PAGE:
Sports for all the aim
Special Olympics officials hold event to introduce younger kids to activities, programs
Special Olympics Ontario wants sports to be the great equalizer and their Sports Festival at East Ridge Community School on Tuesday was part of that effort.
Elementary students with intellectual disabilities from across the Bluewater District School Board joined together for a day of “ability-appropriate” games and activities promoting physical activity and healthy living.
The growing program now involves more than 20 events across the province introducing students, teachers, and families to the Special Olympics and their local activities.
“The whole point of the sports festival is to engage younger athletes in sports and physical activity and provide a supportive environment,” said Josh Budish, a program director with Special Olympics Ontario. “It’s really meant to be an entry point to the Special Olympics movement and provide a really happy experience. If they have fun here it’s more likely they’ll remain in sports throughout their lives.”
The gym at East Ridge was split in two with younger athletes developing their skills with games of tag, soccer, indoor curling and bowling. The older students participated in sport-specific activities building teams and playing pick-up basketball.
“Bowling is always a big hit,” said Budish. “You would think the kids would get bored of rolling a ball over and over again, but when they see those pins just explode all over the place it’s like you’ve never seen kids so happy in your life.”
Barb King is involved with the Owen Sound & District chapter of Special Olympics Ontario and said she wants these introductory events leading to younger athletes taking advantage of the activities in Owen Sound.
Currently the district offers eight Special Olympic sports locally for the fall/winter season including 5-pin bowling, basketball, floor hockey and swimming.
“As an individual with intellectual disabilities grows older their skill level doesn’t progress the same as other students, and so we often see these students not participating in minor sports,” said King.
Budish offered similar sentiments, and noted the Special Olympics started as a way to prevent people with intellectual disabilities experiencing a negative impact on their quality of life as they age.
“People with intellectual disabilities had so many more issues with things like obesity and diabetes later in life,” said Budish. “Programs like this and other Special Olympics programs which exist in the community are really meant to make sure young athletes understand that being involved in sport can be fun and the Special Olympics are there to support whatever additional needs they might have.”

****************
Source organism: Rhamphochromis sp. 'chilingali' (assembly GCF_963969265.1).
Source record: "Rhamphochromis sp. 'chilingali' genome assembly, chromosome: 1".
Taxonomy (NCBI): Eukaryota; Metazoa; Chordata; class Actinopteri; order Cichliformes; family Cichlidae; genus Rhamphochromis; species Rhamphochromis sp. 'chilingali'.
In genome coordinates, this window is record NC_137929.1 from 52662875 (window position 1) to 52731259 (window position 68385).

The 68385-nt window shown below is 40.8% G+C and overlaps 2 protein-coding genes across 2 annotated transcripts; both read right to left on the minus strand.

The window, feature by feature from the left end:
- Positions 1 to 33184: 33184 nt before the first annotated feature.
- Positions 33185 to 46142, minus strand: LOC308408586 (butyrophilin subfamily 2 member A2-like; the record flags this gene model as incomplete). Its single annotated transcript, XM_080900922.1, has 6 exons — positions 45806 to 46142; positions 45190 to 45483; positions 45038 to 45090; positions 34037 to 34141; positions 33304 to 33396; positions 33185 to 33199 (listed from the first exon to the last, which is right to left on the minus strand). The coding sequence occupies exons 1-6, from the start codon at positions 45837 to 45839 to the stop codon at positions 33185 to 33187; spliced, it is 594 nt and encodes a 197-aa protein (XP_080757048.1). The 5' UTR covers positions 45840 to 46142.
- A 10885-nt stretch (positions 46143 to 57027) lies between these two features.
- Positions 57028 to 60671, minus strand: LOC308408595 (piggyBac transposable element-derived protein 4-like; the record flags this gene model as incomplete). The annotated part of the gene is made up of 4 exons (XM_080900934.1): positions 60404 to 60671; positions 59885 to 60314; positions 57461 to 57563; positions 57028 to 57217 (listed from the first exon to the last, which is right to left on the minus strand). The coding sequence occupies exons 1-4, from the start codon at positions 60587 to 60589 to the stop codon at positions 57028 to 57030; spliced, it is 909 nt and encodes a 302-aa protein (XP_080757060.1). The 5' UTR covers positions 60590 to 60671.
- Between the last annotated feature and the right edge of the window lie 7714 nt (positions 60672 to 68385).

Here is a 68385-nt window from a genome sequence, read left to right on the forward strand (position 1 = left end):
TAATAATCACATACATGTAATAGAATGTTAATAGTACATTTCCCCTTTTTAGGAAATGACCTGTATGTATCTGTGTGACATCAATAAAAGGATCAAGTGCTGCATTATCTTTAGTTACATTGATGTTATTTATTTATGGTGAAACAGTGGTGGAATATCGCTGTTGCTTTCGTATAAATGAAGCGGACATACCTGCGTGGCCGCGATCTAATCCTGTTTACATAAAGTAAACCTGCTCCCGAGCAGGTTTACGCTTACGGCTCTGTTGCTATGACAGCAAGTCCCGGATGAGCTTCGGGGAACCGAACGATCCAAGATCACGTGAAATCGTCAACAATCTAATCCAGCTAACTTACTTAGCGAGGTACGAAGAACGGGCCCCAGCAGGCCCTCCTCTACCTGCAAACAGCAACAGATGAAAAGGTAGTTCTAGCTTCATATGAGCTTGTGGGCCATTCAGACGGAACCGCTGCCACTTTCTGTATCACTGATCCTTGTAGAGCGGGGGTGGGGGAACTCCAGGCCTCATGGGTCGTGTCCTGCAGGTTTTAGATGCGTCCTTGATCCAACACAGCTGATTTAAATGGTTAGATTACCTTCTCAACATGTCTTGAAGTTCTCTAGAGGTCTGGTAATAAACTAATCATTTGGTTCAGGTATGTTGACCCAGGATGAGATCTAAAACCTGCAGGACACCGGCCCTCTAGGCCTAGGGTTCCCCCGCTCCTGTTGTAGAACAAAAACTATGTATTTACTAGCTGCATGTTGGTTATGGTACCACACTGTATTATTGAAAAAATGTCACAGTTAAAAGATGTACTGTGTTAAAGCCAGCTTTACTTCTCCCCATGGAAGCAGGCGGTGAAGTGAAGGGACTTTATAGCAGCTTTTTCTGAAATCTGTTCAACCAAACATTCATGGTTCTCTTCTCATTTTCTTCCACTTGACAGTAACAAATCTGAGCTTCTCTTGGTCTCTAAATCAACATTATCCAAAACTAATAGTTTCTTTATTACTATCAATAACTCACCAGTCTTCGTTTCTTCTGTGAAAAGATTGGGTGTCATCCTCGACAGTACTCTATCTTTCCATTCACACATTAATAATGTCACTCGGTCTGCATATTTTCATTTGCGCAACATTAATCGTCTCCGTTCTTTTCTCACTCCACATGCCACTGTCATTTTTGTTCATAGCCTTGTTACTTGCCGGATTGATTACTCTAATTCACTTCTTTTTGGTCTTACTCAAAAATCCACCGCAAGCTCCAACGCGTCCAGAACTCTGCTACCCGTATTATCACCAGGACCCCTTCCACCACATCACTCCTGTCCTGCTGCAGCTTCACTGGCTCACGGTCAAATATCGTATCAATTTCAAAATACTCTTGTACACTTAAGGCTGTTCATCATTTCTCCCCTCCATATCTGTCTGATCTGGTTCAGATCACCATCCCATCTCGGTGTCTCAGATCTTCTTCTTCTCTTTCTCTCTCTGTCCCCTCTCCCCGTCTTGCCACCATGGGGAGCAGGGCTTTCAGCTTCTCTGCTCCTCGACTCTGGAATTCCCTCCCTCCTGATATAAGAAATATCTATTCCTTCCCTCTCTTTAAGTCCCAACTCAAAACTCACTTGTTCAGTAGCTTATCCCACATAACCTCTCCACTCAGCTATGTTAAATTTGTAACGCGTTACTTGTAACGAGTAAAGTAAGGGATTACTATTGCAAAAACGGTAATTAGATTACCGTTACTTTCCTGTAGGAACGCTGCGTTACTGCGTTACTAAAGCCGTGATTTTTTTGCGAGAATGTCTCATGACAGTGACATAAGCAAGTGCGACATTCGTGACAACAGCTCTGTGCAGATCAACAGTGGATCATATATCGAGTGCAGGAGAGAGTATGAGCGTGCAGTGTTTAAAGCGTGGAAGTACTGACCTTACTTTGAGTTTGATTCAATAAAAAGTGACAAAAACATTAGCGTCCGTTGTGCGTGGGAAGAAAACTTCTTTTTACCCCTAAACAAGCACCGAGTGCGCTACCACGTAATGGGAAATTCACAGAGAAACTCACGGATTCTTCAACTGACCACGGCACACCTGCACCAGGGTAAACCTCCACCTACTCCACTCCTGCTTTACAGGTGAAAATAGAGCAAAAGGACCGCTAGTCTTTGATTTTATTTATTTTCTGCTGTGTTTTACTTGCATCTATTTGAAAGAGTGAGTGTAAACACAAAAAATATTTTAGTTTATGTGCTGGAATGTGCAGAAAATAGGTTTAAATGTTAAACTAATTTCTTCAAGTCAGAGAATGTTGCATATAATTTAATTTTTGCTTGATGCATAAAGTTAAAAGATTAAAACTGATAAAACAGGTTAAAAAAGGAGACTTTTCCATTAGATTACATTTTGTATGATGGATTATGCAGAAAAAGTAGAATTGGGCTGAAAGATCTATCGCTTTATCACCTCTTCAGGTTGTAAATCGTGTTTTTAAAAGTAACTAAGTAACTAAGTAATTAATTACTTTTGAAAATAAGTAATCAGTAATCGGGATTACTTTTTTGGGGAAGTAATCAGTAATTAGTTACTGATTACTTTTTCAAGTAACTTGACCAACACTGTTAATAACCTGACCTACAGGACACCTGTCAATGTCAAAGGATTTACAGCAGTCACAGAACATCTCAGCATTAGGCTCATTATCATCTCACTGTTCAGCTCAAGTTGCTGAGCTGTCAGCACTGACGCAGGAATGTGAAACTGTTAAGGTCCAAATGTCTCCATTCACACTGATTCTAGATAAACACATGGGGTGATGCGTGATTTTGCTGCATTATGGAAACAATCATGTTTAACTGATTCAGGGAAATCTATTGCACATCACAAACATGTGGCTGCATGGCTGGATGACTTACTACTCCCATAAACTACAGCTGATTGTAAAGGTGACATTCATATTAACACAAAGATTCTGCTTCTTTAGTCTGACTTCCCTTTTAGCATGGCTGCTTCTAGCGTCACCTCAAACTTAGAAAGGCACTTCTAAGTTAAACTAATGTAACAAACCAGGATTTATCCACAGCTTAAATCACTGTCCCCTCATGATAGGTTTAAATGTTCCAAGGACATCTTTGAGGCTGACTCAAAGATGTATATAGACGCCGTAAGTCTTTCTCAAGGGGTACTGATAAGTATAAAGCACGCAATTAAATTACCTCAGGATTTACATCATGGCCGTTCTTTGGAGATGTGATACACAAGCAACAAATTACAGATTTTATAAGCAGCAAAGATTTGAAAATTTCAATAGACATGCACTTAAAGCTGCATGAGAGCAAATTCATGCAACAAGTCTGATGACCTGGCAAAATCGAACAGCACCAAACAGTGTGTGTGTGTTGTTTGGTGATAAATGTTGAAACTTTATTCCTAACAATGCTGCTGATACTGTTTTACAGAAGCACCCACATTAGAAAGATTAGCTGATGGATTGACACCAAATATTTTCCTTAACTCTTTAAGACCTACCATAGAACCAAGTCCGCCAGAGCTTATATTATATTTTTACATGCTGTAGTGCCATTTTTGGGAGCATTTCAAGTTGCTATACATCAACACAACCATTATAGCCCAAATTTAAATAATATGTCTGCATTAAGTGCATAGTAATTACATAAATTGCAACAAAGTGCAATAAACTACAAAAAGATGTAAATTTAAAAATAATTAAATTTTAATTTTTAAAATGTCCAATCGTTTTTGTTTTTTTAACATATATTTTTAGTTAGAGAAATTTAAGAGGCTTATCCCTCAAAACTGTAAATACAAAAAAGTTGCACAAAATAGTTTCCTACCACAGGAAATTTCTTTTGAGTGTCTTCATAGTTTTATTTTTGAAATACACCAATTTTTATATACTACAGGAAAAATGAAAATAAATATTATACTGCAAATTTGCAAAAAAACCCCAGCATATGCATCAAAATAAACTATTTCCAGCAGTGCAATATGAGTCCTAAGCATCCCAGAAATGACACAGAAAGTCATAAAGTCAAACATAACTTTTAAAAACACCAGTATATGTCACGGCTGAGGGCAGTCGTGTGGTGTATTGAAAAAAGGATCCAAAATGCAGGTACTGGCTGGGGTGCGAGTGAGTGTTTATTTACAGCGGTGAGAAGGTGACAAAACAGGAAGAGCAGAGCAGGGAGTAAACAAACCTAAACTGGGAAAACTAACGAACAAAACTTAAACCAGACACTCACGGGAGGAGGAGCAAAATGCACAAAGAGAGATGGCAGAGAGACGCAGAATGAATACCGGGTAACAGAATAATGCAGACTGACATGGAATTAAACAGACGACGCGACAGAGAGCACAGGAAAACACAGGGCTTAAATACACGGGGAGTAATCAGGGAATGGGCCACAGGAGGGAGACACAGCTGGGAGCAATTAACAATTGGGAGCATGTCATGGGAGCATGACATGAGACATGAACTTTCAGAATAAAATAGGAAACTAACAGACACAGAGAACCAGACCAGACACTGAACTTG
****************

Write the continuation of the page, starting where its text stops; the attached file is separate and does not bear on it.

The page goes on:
King said her previous experience working in local schools illuminated the plight of students with intellectual disabilities who would watch their friends or siblings playing sports in the community without an equal opportunity to participate.
“That’s the piece that’s been missing in terms of being a part of the community,” said King.
“As much as we like to think of our community as inclusive I think there’s some things out there which, in order for people to be fully involved, we need to provide these kinds of programs.”
The Special Olympics officials hope these school partnerships raise enough awareness to grow participation in local sports and activities.
“My hope is that they go home and tell their parents about how much they enjoyed the Special Olympics and then their mom looks into the swag bag they go home with and pulls out the Owen Sound flyer and gets in touch,” said Budish.
Volunteers from the Owen Sound District Secondary School’s leadership class helped to organize the activities and facilitate the fun.
Visit the Special Olympics Ontario website for local event and registration information.
Josh Budish (centre, red shirt), program director with Special Olympics Ontario, organizes volunteers from the leadership class of Owen Sound District Secondary School as they prepare for the afternoon session of the Sports Festival at East Ridge Community School in Owen Sound on Tuesday.
Students play basketball during the Special Olympics Sports Festival at East Ridge Community School on Tuesday. The provincial program aims to introduce students with intellectual disabilities to local Special Olympics initiatives.